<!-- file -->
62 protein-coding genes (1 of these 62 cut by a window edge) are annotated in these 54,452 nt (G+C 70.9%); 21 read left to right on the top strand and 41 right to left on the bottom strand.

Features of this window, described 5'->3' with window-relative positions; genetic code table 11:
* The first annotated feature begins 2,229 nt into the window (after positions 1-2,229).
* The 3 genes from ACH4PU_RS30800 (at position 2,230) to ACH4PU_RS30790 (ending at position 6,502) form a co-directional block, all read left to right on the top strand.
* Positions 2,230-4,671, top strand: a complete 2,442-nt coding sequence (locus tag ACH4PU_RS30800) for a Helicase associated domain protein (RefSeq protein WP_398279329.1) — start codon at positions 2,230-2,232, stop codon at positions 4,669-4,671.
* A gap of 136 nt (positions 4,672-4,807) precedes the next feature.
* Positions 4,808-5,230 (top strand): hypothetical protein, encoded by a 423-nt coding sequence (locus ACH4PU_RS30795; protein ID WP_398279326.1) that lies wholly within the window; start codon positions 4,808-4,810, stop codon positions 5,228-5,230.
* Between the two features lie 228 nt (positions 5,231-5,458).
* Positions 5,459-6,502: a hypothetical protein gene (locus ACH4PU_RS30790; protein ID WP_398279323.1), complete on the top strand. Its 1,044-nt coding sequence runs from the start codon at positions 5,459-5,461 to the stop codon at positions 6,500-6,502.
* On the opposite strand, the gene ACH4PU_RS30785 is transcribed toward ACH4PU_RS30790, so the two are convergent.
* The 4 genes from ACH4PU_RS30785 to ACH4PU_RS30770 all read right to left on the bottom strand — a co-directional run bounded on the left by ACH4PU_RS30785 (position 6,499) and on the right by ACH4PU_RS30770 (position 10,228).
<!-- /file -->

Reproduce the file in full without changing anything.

62 protein-coding genes (1 of these 62 cut by a window edge) are annotated in these 54,452 nt (G+C 70.9%); 21 read left to right on the top strand and 41 right to left on the bottom strand.

Features of this window, described 5'->3' with window-relative positions; genetic code table 11:
* The first annotated feature begins 2,229 nt into the window (after positions 1-2,229).
* The 3 genes from ACH4PU_RS30800 (at position 2,230) to ACH4PU_RS30790 (ending at position 6,502) form a co-directional block, all read left to right on the top strand.
* Positions 2,230-4,671, top strand: a complete 2,442-nt coding sequence (locus tag ACH4PU_RS30800) for a Helicase associated domain protein (RefSeq protein WP_398279329.1) — start codon at positions 2,230-2,232, stop codon at positions 4,669-4,671.
* A gap of 136 nt (positions 4,672-4,807) precedes the next feature.
* Positions 4,808-5,230 (top strand): hypothetical protein, encoded by a 423-nt coding sequence (locus ACH4PU_RS30795; protein ID WP_398279326.1) that lies wholly within the window; start codon positions 4,808-4,810, stop codon positions 5,228-5,230.
* Between the two features lie 228 nt (positions 5,231-5,458).
* Positions 5,459-6,502: a hypothetical protein gene (locus ACH4PU_RS30790; protein ID WP_398279323.1), complete on the top strand. Its 1,044-nt coding sequence runs from the start codon at positions 5,459-5,461 to the stop codon at positions 6,500-6,502.
* On the opposite strand, the gene ACH4PU_RS30785 is transcribed toward ACH4PU_RS30790, so the two are convergent.
* The 4 genes from ACH4PU_RS30785 to ACH4PU_RS30770 all read right to left on the bottom strand — a co-directional run bounded on the left by ACH4PU_RS30785 (position 6,499) and on the right by ACH4PU_RS30770 (position 10,228).